We are bombarded with conflicting and confusing information about health and nutrition every time we click on media, pick up the paper or drive around town. Billions of dollars are dedicated to food research each year, but that research often takes a long time to trickle down to information consumers can really use. I think we all know we need to eat more fruits and vegetables and probably shouldn’t consume an entire bag of snack-sized chocolates, at least not in one sitting.
When it comes to marketing food with benefits, weeding through the science can be a daunting task.
Here’s an example on the science front from one of our clients. One well-researched and proven natural plant compound which has anticancer activity, sulforaphane, is readily available to everyone in its precursor (sulforaphane glucosinolate, often referred to as SGS) from broccoli sprouts. These sprouts are available in fresh produce sections of supermarkets. And let me tell you, they are great on salads and in sandwiches.
The real question is, do we, the consumer, care?
I attended Naturally Boulder’s Spring Fling last month and heard Michael Funk, chairman of the board for UNFI, a multibillion-dollar company and the largest publicly traded U.S. wholesaler of natural and organic products, speak about trends in functional foods. He said foods within the probiotics/superfruits category are selling very strongly. Gluten-free is also expanding into more categories. He pointed out that people are buying natural and organic for their babies before they buy for themselves. I must raise my hand and say “guilty” on that front. Actually, I think my dogs eat better than I do too.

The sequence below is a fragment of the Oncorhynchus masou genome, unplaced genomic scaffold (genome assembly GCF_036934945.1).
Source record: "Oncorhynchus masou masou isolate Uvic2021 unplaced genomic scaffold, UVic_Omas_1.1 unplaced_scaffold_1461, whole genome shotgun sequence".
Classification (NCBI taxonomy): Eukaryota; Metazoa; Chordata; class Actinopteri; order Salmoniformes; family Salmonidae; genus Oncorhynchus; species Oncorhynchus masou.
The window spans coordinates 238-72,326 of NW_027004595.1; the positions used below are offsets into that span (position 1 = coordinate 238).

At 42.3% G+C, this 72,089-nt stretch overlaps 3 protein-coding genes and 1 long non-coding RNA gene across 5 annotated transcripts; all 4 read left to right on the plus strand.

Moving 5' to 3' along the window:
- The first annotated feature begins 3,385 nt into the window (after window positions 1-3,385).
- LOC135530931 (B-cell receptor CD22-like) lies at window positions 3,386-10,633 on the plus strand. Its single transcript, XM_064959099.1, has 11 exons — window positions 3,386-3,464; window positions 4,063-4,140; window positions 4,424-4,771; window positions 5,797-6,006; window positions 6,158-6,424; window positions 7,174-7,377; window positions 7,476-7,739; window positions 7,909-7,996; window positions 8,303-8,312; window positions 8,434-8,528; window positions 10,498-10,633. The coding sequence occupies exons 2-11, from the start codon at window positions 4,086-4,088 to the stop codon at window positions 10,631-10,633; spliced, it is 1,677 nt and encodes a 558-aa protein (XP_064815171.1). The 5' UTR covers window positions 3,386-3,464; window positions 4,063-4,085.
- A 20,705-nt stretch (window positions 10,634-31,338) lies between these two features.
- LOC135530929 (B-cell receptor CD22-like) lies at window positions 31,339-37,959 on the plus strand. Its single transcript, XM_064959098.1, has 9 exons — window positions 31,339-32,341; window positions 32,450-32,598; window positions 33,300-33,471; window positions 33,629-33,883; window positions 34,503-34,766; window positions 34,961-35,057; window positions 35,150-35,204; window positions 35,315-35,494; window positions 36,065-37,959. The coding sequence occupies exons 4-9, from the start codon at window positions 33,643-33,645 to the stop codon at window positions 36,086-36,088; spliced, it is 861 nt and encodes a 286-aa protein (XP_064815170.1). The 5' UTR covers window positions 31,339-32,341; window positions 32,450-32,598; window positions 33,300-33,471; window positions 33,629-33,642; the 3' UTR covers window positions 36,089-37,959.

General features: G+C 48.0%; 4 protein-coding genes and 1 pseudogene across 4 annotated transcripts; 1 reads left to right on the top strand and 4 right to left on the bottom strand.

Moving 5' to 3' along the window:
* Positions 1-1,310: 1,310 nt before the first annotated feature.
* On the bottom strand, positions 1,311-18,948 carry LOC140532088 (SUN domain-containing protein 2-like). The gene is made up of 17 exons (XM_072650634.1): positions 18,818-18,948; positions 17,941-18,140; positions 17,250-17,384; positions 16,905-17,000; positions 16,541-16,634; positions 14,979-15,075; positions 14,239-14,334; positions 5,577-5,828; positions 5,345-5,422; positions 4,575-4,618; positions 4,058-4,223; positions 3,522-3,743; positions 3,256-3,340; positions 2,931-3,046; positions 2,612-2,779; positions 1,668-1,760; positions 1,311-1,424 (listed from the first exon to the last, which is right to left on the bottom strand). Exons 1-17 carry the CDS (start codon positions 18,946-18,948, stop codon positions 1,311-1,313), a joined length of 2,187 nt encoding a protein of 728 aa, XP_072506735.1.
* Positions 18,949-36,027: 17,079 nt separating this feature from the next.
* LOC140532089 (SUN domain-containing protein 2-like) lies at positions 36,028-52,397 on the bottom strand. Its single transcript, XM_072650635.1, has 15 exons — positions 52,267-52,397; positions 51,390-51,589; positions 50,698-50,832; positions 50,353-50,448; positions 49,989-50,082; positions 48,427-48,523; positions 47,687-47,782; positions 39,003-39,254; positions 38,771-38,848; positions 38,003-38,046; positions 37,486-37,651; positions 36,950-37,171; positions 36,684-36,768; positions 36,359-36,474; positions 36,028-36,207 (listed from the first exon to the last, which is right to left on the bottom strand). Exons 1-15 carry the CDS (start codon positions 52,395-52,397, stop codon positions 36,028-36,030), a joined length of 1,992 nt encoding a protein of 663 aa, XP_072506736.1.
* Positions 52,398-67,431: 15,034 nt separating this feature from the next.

But what really struck me was when he admitted that media attention is really driving awareness, creating trends and changing consumers’ eating habits.
Who wasn’t sold on milk after the “Got Milk?” campaign exploded on the scene in 1993? I think the campaign has lasted longer than the Energizer Bunny. The fruit and veggie industry should learn from this cornerstone campaign. As marketers, we can’t just sell the science. Science is the proof point but we need to do a better job of telling a story and close the distance from the field to the fork. Consumers are listening.
We all want to eat healthier and do the right thing for our families.
Last fall, GroundFloor Media conducted a media training session for The Children’s Hospital with several nationally known obesity/health and wellness experts. We also interviewed staff from the trenches. When Renee Porter, obesity clinical nurse coordinator, was up, she gave us a tip: “Don’t drink your fruits and vegetables. Drink your milk.” Sounds like a brilliant consumer marketing campaign to me. And I believe the science can back it up.